The other fascinating observation we made was that vast majority of articles that referenced the term disaster did so in the context of Canada. Geographically, fifty stories covered developments in the United States of America, Japan, Russia, the UK, Spain, Yemen, the People’s Republic of China, Sri Lanka, the Central African Republic, Afghanistan, Haiti, Somalia, St. Vincent and the Grenadines, Lebanon, and Afghanistan.
A total of ninety-seven articles discussed disasters in Canada.
Often the mention of Canada was in terms of money. One article discussed a request from Somaliland in April 2022 for humanitarian aid following a fire that ravaged the Hargeisa, its largest commercial market. The appeal was made to the federal government, Canadians and especially members of the diaspora. The event was described as “We’re dealing with a catastrophic disaster that will negatively impact thousands and thousands of people who are already deemed vulnerable and are at risk to begin with.”
Another article, under the headline, “Why do floods cost Canada so much?” pointed to flooding as the most expensive of the disasters that the country, namely the federal government, must contend with. The article detailed relief programs in the country and then noted the “chilling cost of inaction.” This was a recurring theme as other articles emphasized the importance of proactive interventions, such as protecting watersheds: “Watersheds underpin our economy, health and well-being by providing clean drinking water, thriving salmon runs, water for growing food and natural protections against climate disasters.”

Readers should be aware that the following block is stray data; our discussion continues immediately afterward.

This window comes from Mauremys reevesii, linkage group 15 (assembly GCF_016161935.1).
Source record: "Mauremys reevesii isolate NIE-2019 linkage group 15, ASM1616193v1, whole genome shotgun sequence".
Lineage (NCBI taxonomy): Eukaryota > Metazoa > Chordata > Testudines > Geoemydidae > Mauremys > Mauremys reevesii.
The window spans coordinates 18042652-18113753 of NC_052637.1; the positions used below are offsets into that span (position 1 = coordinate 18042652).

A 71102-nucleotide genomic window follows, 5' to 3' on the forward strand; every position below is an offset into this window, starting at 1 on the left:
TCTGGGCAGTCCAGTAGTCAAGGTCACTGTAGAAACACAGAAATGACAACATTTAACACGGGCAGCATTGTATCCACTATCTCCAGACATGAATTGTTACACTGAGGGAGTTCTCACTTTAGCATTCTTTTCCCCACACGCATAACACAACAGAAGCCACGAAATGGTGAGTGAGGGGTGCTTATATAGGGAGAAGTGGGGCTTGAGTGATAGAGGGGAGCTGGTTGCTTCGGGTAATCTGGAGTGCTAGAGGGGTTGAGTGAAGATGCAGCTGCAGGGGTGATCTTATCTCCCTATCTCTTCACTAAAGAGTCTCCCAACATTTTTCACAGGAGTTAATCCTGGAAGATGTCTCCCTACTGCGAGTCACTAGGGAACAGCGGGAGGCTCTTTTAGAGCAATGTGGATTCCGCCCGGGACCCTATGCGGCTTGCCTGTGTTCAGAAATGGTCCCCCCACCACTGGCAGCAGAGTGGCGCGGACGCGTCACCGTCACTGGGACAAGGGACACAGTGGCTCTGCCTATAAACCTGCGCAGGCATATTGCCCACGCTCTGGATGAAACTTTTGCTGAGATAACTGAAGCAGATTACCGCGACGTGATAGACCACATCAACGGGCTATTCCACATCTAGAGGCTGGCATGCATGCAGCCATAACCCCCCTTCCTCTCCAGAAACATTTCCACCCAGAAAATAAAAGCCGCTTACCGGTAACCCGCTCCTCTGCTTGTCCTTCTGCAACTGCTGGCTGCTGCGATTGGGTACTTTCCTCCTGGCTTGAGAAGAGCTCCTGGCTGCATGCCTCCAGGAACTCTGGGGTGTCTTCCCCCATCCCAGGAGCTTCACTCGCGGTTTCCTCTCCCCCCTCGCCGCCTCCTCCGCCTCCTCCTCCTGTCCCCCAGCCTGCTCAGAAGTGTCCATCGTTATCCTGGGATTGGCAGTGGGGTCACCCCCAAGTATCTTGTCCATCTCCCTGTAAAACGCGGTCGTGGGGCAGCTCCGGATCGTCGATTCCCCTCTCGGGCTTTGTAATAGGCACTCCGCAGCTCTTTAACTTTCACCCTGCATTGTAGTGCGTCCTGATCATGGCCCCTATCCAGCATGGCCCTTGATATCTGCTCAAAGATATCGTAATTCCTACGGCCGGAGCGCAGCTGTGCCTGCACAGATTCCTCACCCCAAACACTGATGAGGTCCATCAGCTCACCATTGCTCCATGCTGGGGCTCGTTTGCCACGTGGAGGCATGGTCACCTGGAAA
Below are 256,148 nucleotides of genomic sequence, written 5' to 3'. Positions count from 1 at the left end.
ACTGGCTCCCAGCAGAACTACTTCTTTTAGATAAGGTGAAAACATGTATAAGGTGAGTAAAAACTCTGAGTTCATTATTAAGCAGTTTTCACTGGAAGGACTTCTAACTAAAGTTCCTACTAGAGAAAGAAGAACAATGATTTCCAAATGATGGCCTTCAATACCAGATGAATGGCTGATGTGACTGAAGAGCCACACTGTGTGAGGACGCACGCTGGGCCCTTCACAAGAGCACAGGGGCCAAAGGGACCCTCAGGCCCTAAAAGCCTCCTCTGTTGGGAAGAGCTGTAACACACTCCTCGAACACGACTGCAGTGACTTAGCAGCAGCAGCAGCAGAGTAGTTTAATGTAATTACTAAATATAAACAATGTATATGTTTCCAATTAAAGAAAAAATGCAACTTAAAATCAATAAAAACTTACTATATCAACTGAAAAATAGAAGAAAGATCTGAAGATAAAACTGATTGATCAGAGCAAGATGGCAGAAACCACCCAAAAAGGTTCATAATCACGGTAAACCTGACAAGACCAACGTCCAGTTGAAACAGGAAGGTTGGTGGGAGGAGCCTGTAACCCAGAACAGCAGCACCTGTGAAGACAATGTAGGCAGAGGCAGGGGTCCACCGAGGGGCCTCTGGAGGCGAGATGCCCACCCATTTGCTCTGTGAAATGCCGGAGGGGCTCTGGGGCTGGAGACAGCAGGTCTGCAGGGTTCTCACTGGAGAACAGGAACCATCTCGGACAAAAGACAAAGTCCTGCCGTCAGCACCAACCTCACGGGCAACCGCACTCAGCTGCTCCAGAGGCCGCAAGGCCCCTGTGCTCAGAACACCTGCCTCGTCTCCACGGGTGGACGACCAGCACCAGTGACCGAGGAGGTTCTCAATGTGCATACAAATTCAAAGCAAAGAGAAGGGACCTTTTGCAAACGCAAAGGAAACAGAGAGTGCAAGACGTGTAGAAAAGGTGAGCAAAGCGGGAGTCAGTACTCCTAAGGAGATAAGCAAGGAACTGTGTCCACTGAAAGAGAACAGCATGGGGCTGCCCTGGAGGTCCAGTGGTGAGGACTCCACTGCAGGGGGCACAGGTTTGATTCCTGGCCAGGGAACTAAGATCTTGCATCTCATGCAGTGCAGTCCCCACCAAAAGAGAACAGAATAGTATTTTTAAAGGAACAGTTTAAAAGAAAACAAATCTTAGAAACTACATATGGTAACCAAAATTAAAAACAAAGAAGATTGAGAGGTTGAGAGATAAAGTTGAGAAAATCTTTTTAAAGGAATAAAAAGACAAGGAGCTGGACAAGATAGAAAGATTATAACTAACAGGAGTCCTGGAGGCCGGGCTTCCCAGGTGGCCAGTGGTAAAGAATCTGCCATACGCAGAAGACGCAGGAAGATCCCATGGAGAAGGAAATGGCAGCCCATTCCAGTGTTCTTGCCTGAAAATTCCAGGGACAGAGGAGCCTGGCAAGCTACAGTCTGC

This geographic focus on disasters in Canada, particularly environmental ones, was in some ways surprising. Even though we were using a national newspaper for our analysis, the expectation was that the term “disaster” would largely be used to discuss events abroad, echoing in part the Global North / Global South divide and the perception that environmental refugees, for instance, come from away.
The comfort and ease with which journalists in The Globe and Mail used the term suggests that the ground is already fertile for thinking about disasters and migration as a domestic concern. The select coverage of events from the Globe and Mail that we analyzed here certainly speaks to a sense of disasters happening in Canada as well as elsewhere, enjoining events in Canada with some of the most pressing issues of our time.
– Dr. Laura Madokoro
 Dasha. Litvinova, “Russia jails five people in connection to coal-mine disaster that killed 51,” The Globe and Mail, 29 November 2021, B3.
 Angeliki Koutantou and Lefteris Papadimas, “Greece fights fires for third day as heat fans flames, The Globe and Mail, 6 August 2021, A5.
Mark Stevenson and Evens Sanon, “Haiti quake deaths rise to more than 1,400,” The Globe and Mail, 17 August 2021, A3.
 Safiyah Marhnouj, “Somaliland calls for emergency funding: Self-declared state asks for $10-million from Ottawa after a fire ruins Hargeisa market,” The Globe and Mail, 29 April 2002, A8.
 “Why floods cost Canada so much,” The Globe and Mail, 04 June 2022, O10.
 Coree Tull, “Weather disasters require bold investment in watershed security,” The Globe and Mail, 13 May 2022, A6.